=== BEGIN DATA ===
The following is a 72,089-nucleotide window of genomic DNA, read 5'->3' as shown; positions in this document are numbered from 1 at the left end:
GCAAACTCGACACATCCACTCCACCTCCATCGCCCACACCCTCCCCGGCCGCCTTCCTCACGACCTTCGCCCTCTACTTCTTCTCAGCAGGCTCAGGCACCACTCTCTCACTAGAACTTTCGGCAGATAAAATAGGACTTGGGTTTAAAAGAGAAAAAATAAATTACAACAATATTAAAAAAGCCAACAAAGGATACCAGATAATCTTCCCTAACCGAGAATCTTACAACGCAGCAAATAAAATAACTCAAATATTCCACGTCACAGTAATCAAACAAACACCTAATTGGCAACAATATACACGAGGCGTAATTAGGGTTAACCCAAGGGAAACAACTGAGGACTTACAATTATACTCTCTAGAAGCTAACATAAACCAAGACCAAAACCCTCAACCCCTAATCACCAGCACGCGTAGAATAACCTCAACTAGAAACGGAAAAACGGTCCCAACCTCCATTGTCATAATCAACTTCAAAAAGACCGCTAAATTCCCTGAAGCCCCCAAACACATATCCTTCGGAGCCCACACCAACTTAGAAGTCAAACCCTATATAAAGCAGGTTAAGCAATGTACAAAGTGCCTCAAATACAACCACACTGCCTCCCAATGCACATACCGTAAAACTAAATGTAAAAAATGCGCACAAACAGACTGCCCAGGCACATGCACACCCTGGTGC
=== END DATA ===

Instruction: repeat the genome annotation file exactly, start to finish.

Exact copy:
The following is a 72,089-nucleotide window of genomic DNA, read 5'->3' as shown; positions in this document are numbered from 1 at the left end:
GCAAACTCGACACATCCACTCCACCTCCATCGCCCACACCCTCCCCGGCCGCCTTCCTCACGACCTTCGCCCTCTACTTCTTCTCAGCAGGCTCAGGCACCACTCTCTCACTAGAACTTTCGGCAGATAAAATAGGACTTGGGTTTAAAAGAGAAAAAATAAATTACAACAATATTAAAAAAGCCAACAAAGGATACCAGATAATCTTCCCTAACCGAGAATCTTACAACGCAGCAAATAAAATAACTCAAATATTCCACGTCACAGTAATCAAACAAACACCTAATTGGCAACAATATACACGAGGCGTAATTAGGGTTAACCCAAGGGAAACAACTGAGGACTTACAATTATACTCTCTAGAAGCTAACATAAACCAAGACCAAAACCCTCAACCCCTAATCACCAGCACGCGTAGAATAACCTCAACTAGAAACGGAAAAACGGTCCCAACCTCCATTGTCATAATCAACTTCAAAAAGACCGCTAAATTCCCTGAAGCCCCCAAACACATATCCTTCGGAGCCCACACCAACTTAGAAGTCAAACCCTATATAAAGCAGGTTAAGCAATGTACAAAGTGCCTCAAATACAACCACACTGCCTCCCAATGCACATACCGTAAAACTAAATGTAAAAAATGCGCACAAACAGACTGCCCAGGCACATGCACACCCTGGTGC